Mr. Leos Carax’s 2012 outing, Holy Motors, is the best movie of that decade. As art culture moved closer to meritocracy than ever before, the Venn diagram of creators and consumers viably becoming a perfect circle, Holy Motors both reveres and reviles the new world of instant entertainment access.
In it, Denis Lavant’s character Oscar is an actor. Every day he assumes numerous roles, performing for no-one and everyone simultaneously, grieving the bygone totality of it all. The camera, the audience, the guarantees. Oscar’s more thoughtful moments are so coherent amongst the rest of the film’s chaotic vignettes and ‘gigs’, he often seems inseparable from the director himself (‘Leos Carax’ being an anagram of given name ‘Alex’, and ‘Oscar’ no longer an anecdote, but a read).
READ MORE: Candyman (2021) – Film Review
Long story short, it is very much Carax’s nature to prod at the state of popular culture whenever he arises. Sometimes with a salute, sometimes satire, often both. He seamlessly makes it feel like he’s just plonked a mirror in front of whatever it is he’s discussing. It really is all this ridiculous, and he’ll convince you. To describe him as a surrealist is just pointing the finger back. You get the feeling when all’s said and done, someone has to be wrong.
His debut English-language project exists in a similar vein; once again, our protagonists occupy mediums thought to be dying. The musical epic follows Henry McHenry (Adam Driver) and Ann Defrasnoux (Marion Cotillard) through the birth and beyond of their first child, the titular gifted baby, Annette. Henry is a cynic comedian, drinking and smoking his way through latest routine “The Ape of God” in a lime green bathrobe. Ann is a talented soprano singer, “dying and bowing” in Henry’s words, in celebrated stage drama “The Forest”. The two have this exemplary Tinseltown relationship, one constantly documented (as they are) by every light entertainment output. There’s a lot of pressure to be perfect, to survive insane expectations, and continue their jobs as normal.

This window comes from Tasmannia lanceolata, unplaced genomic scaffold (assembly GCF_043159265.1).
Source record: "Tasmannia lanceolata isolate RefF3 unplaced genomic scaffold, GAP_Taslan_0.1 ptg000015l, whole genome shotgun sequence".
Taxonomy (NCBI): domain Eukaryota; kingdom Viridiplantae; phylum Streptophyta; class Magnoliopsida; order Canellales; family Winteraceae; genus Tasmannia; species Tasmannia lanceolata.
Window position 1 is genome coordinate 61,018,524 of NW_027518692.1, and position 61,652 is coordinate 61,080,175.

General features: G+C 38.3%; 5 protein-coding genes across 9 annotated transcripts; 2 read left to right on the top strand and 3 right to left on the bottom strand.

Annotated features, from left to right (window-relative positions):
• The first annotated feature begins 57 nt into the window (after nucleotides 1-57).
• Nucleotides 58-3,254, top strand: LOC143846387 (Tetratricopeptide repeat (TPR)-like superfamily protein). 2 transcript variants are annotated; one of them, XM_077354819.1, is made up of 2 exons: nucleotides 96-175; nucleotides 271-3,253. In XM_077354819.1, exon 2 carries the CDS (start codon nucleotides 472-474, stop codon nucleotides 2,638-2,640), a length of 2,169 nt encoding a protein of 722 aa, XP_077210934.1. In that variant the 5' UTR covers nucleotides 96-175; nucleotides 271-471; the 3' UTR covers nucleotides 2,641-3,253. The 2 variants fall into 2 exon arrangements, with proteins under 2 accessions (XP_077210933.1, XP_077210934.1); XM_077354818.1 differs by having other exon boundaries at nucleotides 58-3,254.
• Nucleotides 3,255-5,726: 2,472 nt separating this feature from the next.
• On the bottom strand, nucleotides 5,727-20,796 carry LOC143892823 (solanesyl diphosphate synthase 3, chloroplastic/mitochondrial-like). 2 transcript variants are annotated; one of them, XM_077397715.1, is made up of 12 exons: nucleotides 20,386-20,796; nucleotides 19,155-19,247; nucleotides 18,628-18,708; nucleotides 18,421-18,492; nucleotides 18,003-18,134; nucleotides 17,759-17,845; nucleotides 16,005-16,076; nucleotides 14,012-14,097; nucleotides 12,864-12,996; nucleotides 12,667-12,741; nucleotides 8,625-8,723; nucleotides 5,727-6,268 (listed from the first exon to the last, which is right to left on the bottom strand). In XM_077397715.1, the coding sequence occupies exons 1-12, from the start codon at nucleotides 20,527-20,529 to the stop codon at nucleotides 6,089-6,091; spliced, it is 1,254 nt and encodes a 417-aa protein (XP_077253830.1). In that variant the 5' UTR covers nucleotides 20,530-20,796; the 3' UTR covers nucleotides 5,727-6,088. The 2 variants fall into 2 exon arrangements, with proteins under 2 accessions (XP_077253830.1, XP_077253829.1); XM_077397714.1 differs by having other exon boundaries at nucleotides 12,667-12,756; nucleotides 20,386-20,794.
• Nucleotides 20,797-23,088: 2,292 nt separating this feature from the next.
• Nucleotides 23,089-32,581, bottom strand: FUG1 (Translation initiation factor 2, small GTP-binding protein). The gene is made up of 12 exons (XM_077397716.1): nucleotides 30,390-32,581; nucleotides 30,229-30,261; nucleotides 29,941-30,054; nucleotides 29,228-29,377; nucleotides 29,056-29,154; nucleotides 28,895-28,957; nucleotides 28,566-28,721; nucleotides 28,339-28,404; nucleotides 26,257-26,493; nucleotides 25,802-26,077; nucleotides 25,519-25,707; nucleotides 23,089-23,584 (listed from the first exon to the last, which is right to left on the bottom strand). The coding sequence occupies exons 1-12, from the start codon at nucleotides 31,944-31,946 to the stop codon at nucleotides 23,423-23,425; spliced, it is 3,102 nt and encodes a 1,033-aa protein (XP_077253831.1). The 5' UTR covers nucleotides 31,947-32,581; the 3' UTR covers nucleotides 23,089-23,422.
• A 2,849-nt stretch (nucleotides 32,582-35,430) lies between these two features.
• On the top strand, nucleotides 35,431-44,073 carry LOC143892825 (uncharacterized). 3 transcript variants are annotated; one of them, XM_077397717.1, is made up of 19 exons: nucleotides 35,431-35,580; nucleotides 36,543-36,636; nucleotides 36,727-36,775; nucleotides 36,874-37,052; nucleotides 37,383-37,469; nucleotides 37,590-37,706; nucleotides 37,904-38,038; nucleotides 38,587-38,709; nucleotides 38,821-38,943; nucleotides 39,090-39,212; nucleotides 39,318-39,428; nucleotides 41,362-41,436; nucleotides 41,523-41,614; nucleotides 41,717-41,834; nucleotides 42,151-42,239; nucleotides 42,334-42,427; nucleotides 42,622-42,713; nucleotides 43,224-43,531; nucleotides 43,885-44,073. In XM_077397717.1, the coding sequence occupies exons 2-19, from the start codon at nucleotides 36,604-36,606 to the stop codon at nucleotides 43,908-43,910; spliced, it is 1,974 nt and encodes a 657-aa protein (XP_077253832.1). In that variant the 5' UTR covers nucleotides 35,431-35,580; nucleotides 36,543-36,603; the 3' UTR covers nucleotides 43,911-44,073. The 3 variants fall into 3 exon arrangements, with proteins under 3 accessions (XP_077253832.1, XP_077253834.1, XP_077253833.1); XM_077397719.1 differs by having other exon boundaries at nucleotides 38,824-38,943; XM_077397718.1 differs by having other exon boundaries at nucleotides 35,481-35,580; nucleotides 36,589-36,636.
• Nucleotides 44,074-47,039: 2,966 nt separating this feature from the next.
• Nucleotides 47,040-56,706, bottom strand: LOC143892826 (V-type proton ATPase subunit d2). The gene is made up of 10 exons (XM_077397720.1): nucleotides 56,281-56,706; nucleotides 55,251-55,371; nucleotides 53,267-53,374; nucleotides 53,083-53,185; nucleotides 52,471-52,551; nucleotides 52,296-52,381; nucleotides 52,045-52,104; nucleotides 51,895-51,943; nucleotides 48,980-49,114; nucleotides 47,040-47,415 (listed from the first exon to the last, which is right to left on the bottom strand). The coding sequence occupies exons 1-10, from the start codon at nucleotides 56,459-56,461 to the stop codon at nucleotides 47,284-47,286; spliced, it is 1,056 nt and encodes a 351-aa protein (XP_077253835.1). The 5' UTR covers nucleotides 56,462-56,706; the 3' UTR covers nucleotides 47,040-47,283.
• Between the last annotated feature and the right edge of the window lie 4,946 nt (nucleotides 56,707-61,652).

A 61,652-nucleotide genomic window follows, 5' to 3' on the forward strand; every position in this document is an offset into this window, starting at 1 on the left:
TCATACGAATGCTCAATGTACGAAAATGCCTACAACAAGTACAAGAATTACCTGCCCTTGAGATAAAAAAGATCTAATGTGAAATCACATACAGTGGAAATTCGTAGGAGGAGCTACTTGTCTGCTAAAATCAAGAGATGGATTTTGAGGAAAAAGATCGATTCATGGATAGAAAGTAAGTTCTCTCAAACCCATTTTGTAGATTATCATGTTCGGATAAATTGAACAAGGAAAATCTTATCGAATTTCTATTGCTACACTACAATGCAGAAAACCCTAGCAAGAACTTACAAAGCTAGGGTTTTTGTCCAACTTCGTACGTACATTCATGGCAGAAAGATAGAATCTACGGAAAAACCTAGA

The writing/composing Sparks Brothers (of recent Edgar Wright documentary fame) opt for the Tom Hooper/Les Miserables approach to near-total musicality. “95% of all dialogue is in song” is the stat that’s been making the rounds, and that’s not hyperbole. A deterrent to some, I’m sure, but if approaching this blind, probably the least of one’s concerns. There’s an impregnable, purist cinematic mentality in the film’s DNA. It’s a film theorists dream, and potentially a popcorn audience’s nightmare. This will divide.
Opening track ‘So May We Start?’, released ahead of the film, is sort of a blurb of tone. We’re told “the authors are here and they’re a little vain”, and it’s easy to hear a thin attempt to absolve the sins of coming pretentiousness with a glimmer of self awareness. By “Ladies and gents, please, shut up and sit”, you realise it was never an apology, it was a content warning. You’re asked to ponder if the stage is outside or within, and that’s the first and last flash of guidance.